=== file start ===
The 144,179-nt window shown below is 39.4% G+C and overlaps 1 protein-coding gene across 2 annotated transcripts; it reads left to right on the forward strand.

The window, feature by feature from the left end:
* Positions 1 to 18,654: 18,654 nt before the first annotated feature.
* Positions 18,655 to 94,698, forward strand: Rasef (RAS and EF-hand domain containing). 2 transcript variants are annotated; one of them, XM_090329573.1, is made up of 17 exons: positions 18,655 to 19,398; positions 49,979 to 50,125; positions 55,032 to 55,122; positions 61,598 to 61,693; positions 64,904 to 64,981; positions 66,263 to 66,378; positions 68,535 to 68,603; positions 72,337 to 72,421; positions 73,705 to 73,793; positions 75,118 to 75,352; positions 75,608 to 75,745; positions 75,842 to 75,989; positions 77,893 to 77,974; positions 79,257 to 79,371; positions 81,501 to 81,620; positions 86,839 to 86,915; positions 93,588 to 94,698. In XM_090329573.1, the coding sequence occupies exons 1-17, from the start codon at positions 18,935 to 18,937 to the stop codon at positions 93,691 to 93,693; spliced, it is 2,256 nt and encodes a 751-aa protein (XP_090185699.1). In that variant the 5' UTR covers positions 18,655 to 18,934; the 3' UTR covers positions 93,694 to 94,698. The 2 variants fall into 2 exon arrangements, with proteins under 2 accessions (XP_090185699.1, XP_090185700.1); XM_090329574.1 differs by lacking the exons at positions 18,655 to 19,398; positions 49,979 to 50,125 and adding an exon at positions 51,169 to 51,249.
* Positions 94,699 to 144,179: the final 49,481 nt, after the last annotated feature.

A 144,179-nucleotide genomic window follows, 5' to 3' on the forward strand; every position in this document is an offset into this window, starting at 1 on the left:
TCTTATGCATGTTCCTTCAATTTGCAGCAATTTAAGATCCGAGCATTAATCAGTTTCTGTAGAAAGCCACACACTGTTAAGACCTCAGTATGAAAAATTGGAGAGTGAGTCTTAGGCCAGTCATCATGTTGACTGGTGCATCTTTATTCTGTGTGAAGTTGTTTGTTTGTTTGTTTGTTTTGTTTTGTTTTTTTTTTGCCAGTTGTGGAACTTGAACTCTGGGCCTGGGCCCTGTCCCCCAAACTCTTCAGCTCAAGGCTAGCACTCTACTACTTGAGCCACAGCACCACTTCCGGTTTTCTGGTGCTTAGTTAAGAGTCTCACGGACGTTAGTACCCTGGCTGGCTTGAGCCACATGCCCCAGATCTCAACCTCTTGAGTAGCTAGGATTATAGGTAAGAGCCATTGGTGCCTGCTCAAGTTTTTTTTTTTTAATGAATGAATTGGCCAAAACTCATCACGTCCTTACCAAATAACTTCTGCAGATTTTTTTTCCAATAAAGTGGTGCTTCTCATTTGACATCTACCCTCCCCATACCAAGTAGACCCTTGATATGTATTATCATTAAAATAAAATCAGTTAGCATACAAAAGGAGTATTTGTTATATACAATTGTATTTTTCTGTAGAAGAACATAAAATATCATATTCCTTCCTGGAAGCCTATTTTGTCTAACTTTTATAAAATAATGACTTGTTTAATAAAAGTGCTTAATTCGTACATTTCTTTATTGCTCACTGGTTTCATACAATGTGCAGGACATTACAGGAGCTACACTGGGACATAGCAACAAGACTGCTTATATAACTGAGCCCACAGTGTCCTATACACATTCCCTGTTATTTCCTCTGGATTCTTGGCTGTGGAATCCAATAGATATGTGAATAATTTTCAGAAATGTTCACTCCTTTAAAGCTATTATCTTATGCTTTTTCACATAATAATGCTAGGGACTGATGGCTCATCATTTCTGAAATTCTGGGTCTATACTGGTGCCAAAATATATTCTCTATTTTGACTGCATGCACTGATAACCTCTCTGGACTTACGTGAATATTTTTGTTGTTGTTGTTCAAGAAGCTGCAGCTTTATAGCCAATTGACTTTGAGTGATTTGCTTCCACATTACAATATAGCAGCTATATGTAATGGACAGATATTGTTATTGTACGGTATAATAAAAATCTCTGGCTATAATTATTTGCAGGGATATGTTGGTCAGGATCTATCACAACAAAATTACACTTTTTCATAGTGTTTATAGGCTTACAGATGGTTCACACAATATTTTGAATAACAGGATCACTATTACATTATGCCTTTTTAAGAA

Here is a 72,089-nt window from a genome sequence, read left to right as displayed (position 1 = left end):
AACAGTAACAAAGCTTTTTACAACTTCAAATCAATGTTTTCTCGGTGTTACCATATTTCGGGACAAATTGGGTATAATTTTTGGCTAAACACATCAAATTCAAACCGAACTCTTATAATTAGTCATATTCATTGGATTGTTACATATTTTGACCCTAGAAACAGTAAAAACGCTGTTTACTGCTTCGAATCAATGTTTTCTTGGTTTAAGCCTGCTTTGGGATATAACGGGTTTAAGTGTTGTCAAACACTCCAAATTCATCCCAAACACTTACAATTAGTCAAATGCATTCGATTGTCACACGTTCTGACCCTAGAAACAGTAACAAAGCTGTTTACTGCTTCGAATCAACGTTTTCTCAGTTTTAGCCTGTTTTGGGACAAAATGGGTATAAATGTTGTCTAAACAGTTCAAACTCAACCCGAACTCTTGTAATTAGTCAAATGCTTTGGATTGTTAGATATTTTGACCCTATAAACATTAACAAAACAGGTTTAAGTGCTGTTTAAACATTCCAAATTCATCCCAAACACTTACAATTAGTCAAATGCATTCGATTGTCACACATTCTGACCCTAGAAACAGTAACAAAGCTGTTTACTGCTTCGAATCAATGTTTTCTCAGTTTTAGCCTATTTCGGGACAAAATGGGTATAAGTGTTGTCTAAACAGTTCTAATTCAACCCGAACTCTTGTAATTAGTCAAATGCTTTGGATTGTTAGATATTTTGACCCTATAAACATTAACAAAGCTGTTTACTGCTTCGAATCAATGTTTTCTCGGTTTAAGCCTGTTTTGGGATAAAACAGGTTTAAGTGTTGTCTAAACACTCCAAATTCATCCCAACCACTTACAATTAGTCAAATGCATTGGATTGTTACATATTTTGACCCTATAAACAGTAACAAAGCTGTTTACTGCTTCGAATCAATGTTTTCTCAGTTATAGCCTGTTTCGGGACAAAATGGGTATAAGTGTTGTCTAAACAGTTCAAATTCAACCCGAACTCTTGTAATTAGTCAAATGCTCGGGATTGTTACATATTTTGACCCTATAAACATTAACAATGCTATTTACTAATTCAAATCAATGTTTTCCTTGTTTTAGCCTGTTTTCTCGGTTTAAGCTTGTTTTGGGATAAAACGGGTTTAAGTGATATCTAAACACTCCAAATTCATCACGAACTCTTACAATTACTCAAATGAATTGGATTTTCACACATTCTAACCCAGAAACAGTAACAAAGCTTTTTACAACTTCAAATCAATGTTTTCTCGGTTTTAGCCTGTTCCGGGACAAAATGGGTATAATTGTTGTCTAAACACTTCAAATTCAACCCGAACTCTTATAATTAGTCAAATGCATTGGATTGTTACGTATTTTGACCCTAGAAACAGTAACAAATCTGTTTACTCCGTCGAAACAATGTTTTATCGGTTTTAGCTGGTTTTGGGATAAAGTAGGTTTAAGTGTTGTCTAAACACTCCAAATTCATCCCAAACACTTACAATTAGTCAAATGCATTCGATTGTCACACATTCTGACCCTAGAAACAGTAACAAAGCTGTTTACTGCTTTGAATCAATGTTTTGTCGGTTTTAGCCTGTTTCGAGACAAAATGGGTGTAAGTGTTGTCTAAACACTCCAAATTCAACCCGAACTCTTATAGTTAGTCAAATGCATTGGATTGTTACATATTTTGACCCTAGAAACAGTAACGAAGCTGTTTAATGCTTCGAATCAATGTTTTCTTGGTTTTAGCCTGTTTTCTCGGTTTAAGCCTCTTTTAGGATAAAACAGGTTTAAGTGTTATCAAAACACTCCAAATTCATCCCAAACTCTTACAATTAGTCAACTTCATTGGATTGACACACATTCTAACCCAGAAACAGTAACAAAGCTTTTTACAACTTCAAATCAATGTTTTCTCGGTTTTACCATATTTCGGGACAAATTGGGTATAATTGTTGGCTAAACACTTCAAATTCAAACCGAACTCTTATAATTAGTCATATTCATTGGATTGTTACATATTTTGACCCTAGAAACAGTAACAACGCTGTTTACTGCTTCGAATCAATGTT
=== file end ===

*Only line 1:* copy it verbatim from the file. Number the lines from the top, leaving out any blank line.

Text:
The 144,179-nt window shown below is 39.4% G+C and overlaps 1 protein-coding gene across 2 annotated transcripts; it reads left to right on the forward strand.